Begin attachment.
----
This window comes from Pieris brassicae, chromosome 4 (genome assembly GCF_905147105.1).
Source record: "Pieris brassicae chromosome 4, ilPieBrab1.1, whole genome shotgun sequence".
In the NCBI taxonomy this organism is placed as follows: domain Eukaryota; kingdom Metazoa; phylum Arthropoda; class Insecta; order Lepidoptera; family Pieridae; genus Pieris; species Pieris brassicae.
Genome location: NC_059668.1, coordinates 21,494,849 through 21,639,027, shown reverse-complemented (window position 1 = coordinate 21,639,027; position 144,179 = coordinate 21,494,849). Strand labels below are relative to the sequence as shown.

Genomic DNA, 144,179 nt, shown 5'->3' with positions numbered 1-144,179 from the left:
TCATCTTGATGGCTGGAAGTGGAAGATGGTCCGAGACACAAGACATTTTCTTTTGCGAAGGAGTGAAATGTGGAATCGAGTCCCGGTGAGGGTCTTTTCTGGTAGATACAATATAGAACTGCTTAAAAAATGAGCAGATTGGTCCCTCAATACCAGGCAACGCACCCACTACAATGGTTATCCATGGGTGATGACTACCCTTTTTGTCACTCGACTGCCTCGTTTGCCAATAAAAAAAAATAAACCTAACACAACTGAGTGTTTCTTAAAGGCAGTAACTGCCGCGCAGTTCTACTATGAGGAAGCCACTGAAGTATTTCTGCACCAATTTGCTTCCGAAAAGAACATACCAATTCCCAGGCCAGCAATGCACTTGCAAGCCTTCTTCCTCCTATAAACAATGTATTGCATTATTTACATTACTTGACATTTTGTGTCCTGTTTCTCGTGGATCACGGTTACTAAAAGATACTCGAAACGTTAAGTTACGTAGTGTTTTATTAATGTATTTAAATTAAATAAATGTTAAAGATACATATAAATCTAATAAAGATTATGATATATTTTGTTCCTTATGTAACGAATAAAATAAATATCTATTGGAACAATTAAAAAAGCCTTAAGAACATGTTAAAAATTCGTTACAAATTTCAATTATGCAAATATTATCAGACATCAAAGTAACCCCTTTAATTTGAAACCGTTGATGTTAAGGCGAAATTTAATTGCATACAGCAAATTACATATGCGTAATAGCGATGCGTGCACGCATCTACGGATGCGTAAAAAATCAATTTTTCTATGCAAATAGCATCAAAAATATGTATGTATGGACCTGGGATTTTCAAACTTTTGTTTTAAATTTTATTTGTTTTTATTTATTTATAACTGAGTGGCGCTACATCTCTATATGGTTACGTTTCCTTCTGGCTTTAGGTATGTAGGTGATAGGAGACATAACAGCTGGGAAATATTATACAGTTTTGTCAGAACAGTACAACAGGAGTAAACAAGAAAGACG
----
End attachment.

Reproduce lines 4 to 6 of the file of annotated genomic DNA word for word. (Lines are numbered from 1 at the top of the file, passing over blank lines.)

Genome location: NC_059668.1, coordinates 21,494,849 through 21,639,027, shown reverse-complemented (window position 1 = coordinate 21,639,027; position 144,179 = coordinate 21,494,849). Strand labels below are relative to the sequence as shown.

Genomic DNA, 144,179 nt, shown 5'->3' with positions numbered 1-144,179 from the left:
TCATCTTGATGGCTGGAAGTGGAAGATGGTCCGAGACACAAGACATTTTCTTTTGCGAAGGAGTGAAATGTGGAATCGAGTCCCGGTGAGGGTCTTTTCTGGTAGATACAATATAGAACTGCTTAAAAAATGAGCAGATTGGTCCCTCAATACCAGGCAACGCACCCACTACAATGGTTATCCATGGGTGATGACTACCCTTTTTGTCACTCGACTGCCTCGTTTGCCAATAAAAAAAAATAAACCTAACACAACTGAGTGTTTCTTAAAGGCAGTAACTGCCGCGCAGTTCTACTATGAGGAAGCCACTGAAGTATTTCTGCACCAATTTGCTTCCGAAAAGAACATACCAATTCCCAGGCCAGCAATGCACTTGCAAGCCTTCTTCCTCCTATAAACAATGTATTGCATTATTTACATTACTTGACATTTTGTGTCCTGTTTCTCGTGGATCACGGTTACTAAAAGATACTCGAAACGTTAAGTTACGTAGTGTTTTATTAATGTATTTAAATTAAATAAATGTTAAAGATACATATAAATCTAATAAAGATTATGATATATTTTGTTCCTTATGTAACGAATAAAATAAATATCTATTGGAACAATTAAAAAAGCCTTAAGAACATGTTAAAAATTCGTTACAAATTTCAATTATGCAAATATTATCAGACATCAAAGTAACCCCTTTAATTTGAAACCGTTGATGTTAAGGCGAAATTTAATTGCATACAGCAAATTACATATGCGTAATAGCGATGCGTGCACGCATCTACGGATGCGTAAAAAATCAATTTTTCTATGCAAATAGCATCAAAAATATGTATGTATGGACCTGGGATTTTCAAACTTTTGTTTTAAATTTTATTTGTTTTTATTTATTTATAACTGAGTGGCGCTACATCTCTATATGGTTACGTTTCCTTCTGGCTTTAGGTATGTAGGTGATAGGAGACATAACAGCTGGGAAATATTATACAGTTTTGTCAGAACAGTACAACAGGAGTAAACAAGAAAGACG